Whip Finish


Ralph Long - May 19, 2014

Sitting on a large freestone boulder I looked out over the pool in front of me and worked my left hand in hopes of a bit of control returning to it. The tremor was worse today, and although it wasn't keeping me off the water, it was certainly hampering me in my efforts. I needed to tie on a #18 Blue-winged Olive emerger, and the effort had become fruitless after about 15 minutes of frustrating attempts. SO, rather than ruin my entire morning in a rage of stubbornness that I was obviously born predisposed to, I chose instead to take a seat. The boulder looked out of place, a much coarser stone than any of the smaller river stones surrounding it. I wondered just where its journey had begun. From what deposit upstream of its present position did the waters dislodge it? Sitting awkwardly in the middle of a gravel bar certainly was not the starting point nor would the existing position be its last. Though it may gather moss for a period of time, my intuitions told me that eventually the storms would rage once more and the boulder would find its way just a tad bit further downstream. Like it or not, it was at the mercy of nature's cycles. I was, however, thankful for its existence none-the-less, and relaxed against the massive weight to ponder just what had landed me upon this solid perch.

At times in life a seemingly immovable object can be a blessing of safe harbor, such as this rock was now, or it can be a perceived obstacle one smashes himself against in futility. Wasting effort and self, striving toward a conclusion that is in itself unattainable, that is a position where I had often found myself in the past. And although wisdom acquired in loss is often so clear in hindsight, I did in fact break myself in many ways striving for the unattainable. Thankfully, with that hard-earned wisdom there dwells an acceptance; not the destructive acceptance of failure or a lesser station in personal being, but the acceptance of knowing when something is unwinnable. Once that point is reached, you can finally step back and see just how many previously unseen jewels are staring you square in the face.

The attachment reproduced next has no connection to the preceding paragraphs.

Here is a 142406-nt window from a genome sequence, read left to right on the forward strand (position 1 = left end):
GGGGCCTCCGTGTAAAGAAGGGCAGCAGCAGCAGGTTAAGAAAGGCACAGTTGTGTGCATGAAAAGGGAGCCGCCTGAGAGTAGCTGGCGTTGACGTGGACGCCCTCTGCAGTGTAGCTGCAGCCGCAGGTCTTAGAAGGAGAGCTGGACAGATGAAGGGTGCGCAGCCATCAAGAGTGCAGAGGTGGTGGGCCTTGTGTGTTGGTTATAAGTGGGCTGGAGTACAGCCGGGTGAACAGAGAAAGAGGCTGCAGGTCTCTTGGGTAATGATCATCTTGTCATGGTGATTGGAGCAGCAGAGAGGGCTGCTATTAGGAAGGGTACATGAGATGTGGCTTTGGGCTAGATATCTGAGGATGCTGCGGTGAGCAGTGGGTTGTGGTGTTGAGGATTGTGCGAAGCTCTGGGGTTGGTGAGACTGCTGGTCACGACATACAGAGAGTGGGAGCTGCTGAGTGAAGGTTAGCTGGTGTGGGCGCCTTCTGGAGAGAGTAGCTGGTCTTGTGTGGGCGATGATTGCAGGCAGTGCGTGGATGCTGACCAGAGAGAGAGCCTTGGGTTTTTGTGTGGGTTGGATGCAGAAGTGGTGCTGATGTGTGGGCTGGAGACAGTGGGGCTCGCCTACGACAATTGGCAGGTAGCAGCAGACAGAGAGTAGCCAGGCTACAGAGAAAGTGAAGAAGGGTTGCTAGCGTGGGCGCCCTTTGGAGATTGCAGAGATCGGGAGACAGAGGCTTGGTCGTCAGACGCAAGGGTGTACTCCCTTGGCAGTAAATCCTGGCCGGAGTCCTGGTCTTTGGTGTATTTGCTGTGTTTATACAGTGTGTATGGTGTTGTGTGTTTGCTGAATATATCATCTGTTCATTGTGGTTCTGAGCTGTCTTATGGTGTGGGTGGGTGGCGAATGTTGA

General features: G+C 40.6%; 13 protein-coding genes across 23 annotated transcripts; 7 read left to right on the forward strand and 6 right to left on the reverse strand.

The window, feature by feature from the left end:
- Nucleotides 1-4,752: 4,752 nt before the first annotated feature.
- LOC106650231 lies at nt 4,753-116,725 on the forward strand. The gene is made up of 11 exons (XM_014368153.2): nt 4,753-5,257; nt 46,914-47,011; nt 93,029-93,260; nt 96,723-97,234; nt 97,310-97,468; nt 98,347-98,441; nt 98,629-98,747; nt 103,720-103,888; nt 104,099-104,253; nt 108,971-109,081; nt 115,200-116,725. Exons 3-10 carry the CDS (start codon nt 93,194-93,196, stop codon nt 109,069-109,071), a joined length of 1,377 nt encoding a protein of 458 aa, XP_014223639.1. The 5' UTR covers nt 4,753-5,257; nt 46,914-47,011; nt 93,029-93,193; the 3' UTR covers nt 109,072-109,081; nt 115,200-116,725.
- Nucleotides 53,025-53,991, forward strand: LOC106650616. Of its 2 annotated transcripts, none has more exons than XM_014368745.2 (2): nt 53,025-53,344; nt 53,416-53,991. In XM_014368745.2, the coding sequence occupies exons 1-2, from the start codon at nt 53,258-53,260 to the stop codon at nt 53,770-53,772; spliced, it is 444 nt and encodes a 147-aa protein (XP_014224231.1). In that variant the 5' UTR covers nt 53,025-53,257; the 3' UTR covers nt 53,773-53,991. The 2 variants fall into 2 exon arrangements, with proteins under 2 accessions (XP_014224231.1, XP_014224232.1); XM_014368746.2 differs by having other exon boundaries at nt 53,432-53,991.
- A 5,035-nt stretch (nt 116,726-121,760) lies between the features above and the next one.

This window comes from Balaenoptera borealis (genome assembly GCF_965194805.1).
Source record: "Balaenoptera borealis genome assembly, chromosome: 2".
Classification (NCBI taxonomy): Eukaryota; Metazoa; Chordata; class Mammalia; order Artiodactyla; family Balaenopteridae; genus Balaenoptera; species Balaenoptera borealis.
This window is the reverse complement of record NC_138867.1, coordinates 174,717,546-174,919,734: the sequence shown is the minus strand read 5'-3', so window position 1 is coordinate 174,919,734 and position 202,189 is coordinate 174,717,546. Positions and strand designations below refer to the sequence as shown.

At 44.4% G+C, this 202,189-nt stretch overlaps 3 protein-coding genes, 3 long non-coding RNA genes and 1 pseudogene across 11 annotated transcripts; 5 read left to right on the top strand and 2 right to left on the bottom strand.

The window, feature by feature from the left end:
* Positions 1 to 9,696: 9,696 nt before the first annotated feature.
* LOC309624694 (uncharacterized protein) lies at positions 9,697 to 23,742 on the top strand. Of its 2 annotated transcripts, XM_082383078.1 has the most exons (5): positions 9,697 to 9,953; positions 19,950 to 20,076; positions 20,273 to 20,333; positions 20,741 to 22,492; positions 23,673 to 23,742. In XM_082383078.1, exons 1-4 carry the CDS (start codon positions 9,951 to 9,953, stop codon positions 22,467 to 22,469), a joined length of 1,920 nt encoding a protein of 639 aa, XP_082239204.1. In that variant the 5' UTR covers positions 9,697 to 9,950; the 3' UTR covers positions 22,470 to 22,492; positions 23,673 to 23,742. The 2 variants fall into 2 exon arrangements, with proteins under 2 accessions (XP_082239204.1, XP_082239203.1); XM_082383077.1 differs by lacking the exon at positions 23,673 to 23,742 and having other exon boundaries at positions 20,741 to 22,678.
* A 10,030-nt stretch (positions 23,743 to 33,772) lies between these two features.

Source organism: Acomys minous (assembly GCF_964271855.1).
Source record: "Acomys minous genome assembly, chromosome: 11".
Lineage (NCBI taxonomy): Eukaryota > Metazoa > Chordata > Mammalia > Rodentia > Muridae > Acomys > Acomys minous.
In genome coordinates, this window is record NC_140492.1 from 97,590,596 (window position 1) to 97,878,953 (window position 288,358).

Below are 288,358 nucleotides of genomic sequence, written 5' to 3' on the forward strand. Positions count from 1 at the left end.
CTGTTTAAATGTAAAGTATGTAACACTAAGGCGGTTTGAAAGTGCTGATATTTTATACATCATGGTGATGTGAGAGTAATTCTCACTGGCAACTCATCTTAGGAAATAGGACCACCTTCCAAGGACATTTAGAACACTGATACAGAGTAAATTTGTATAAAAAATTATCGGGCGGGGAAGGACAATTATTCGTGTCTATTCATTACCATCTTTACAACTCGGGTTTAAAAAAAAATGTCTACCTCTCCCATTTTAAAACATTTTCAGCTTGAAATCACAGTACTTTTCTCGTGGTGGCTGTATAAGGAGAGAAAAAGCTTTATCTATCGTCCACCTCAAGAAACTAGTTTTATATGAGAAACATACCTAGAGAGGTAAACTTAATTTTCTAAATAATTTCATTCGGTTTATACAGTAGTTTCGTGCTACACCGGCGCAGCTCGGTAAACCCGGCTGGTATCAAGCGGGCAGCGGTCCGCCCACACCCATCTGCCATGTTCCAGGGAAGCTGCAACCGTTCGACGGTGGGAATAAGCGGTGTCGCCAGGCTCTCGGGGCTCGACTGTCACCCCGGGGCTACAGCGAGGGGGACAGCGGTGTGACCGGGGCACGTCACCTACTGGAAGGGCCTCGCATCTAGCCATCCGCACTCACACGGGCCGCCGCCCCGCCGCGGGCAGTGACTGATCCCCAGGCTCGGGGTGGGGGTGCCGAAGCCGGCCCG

For many years I had always fished hard. Covering a lot of water and priding myself in spotting the best lies, and finding the fish through persistence. Often fishing water successfully only to sit back later and not be able to recall clearly a single step along the way. It was the aggression of youth seasoned with a little bit of knowledge and a dash of that unstoppable drive to win. Unfortunately, along with that unstoppable drive came the highest of highs, when victorious, shaded by the lowest of lows whenever failure reared its ugly head. The price of youth is high, and when the collector comes around one can be humbled to the core. Thus was the case as I sat myself on that rock. In my youth I had earned my beret, the respect of many and most importantly the love of my family. Failure was never an option. And the word "Quit" was stricken from the English language as I knew it. Yet as I sat looking at my hand, I knew in my heart-of-hearts that this battle was unwinnable. When suddenly, a bit of hard-earned wisdom stepped forward and slapped me in the face. This was not a battle. This was life. It was the passing of waters over time and wherever the waters carry us there is a perfect view to be had. It may not be the view you had expected, but it is still perfect.

So I sat. With my fly box now stowed I watched the fish rise across the pool. They were indeed rising to Blue-winged Olives, so I had been correct in my initial assumptions. I watched a nose again break the surface rising up to take a fly as it struggled in desperation to take flight. The violence of death often witnessed in nature, yet it was done so with the beauty of a ballet, that was seemingly played out at that very moment for my eyes only. I saw the swallows working overhead as the sky blossomed into a million colors of a spring sunset colliding with the night air. Taking it all in I reveled in the display as all thoughts of my tremors and the ailments of age faded. When I finally looked around me, the light was fading and the hatch had diminished. A slight mist was forming over the tail-out of the pool as the cooling of the night air met the still warmer waters. There were a few fish rising steadily in the glassed surface of the pool as I calmly tied on a #14 Elk Hair Caddis and walked to the water's edge. The casting stroke came naturally as the double-tapered line presented a perfect cast a few feet in front of the lead fish. As the little blonde fly passed over where I believed the fish was holding he indeed complied, rising up and sipping in my offering. The rod danced and the heavily spotted brown fought doggedly as I slowly began to sense he was tiring. Kneeling in the shallow water of the tail-out I unhooked it and felt its life surge as it kicked from the palm of my hand. Standing, I placed the bend of my hook on the hook keeper as I noticed the tremors were gone for now. They had not stopped me from fishing. They had instead offered me a ringside seat to a wonderful display of nature, and then in its closing act had provided a fish willing to rise.

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